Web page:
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Twenty-First Century Crusades?
 

Vatican Official Calls for Talks on Crusades
By Stacy Meichtry - Religion News Service

VATICAN CITY-- Amid global anger over cartoons of the Prophet Muhammad, the Vatican's top mediator with Islam is pushing to heal long-festering wounds of history -- the Christian Crusades and the Muslim conquests of medieval Europe.

"It is a question that needs to be addressed. How do we read history? Can we read history together and come to some common understanding?" Archbishop Michael Fitzgerald, president of the Pontifical Council for Interreligious Dialogue, said in an interview Thursday (Feb. 16).

Fitzgerald, who is slated to leave his current position soon to become Pope Benedict XVI's ambassador to Egypt and the Arab League, also rejected a recent call from an Italian lawmaker for the Vatican to lead a showdown with Islam. Instead, Fitzgerald called for Vatican and Muslim scholars to examine the legacy of Christian-Muslim conflict to build historical consensus.

Beginning in the 12th century, popes launched military campaigns, called Crusades, with the aim of retaking the Holy Land from Muslim control. Muslims responded by pushing into Europe, conquering the Balkans and attacking states along the Mediterranean coast.

By calling for a conversation about this history, Fitzgerald broached one of the most vexing issues in interreligious dialogue, underscoring a sense of urgency within the Vatican to avoid what some academics have called a "clash of civilizations" between Islam and Christianity, as well as East and West.

Seated in an antechamber to his office, Fitzgerald did not offer details on exactly how, when or where this history could be revisited or say how an Islamic-Christian consensus could eventually emerge. But he did acknowledge the difficulty of the task and said scholars should be involved.

"It's going to be a long process because you need to get people who are well-qualified historians to look at this and produce a more measured appreciation of what were the Crusades and what were the Islamic conquests," Fitzgerald said. "Things on both sides need to be examined."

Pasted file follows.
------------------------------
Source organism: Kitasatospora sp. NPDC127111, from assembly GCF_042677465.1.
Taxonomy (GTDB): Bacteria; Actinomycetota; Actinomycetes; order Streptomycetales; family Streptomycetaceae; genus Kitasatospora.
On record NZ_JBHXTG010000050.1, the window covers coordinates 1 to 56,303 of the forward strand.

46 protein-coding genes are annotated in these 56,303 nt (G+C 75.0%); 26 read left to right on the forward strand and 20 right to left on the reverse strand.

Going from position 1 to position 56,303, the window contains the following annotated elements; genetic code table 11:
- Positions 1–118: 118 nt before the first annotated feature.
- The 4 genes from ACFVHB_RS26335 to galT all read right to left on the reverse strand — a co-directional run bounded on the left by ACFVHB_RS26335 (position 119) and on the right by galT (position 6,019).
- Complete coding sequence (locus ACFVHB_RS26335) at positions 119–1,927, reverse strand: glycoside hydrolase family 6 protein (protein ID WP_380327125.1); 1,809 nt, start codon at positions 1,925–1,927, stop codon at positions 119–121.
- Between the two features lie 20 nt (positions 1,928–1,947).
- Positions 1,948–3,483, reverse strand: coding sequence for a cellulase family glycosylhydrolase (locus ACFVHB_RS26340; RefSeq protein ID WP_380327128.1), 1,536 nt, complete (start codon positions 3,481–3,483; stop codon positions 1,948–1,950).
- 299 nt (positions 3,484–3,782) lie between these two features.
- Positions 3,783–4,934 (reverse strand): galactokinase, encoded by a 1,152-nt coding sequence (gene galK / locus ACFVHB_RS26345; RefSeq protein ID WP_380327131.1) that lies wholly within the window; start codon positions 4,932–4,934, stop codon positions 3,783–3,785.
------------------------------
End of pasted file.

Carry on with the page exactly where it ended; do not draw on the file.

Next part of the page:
Tensions between Europe and the Muslim world have flared recently amid violent protest over the publication of cartoons depicting Muhammad. On the same day Fitzgerald gave his interview, about 40,000 people protested in demonstrations in Pakistan. Islam prohibits images of the prophet as blasphemous, but European papers that published the drawings consider them an exercise in free speech.

In comments made in early February, Roberto Calderoli, Italy's right-wing reforms minister, called on the pope to lead a campaign in defense of European identity akin to the Christian armies mounted by medieval popes to fend off Muslim invasions.

Calderoli cited Pius V and Innocence XI as "Renaissance popes who mounted armies" and "stepped in for the governments. They forged grand coalitions to defeat the Islamic emergency." The comments made news in both Europe and Islamic countries.

In the interview, Fitzgerald dismissed Calderoli's appeal as "extremism."

There are signs that the Vatican has already begun reviewing its understanding of the Muslim-Christian legacy, but it is unclear whether the push will ultimately lead to a consensus, even within the Vatican.

In December, Vatican scholars gathered at a conference at the Pontifical Lateran University in Rome to mark the 500th anniversary of St. Pius V, the pope who waged the battle of Lepanto -- a port where Turkish armies were decisively turned back from European shores.

Addressing the theme of "Christianity and Islam, Yesterday and Today," Monsignor Walter Brandmuller, a top Vatican historian, said the true nature of the historical conflict had to be addressed for candid dialogue to begin.

Asked about his comments during an interview in January, Brandmuller said the two religions should avoid "political correctness" and address their differences out in the open.

"Dialogue cannot mean that I am looking for a middle ground between Islam and Christianity. I cannot question whether two plus two equals four or five." The goal of Christian-Muslim dialogue, he said, is not so much to reach consensus, but "to understand the issues so we can coexist peacefully."

Benedict XVI has publicly called for increased dialogue with Islam and announced on Feb. 9 that he will visit Turkey in late November, meaning the pope's first visit outside Europe will be to a predominantly Muslim country seeking entrance into the European Union.
 

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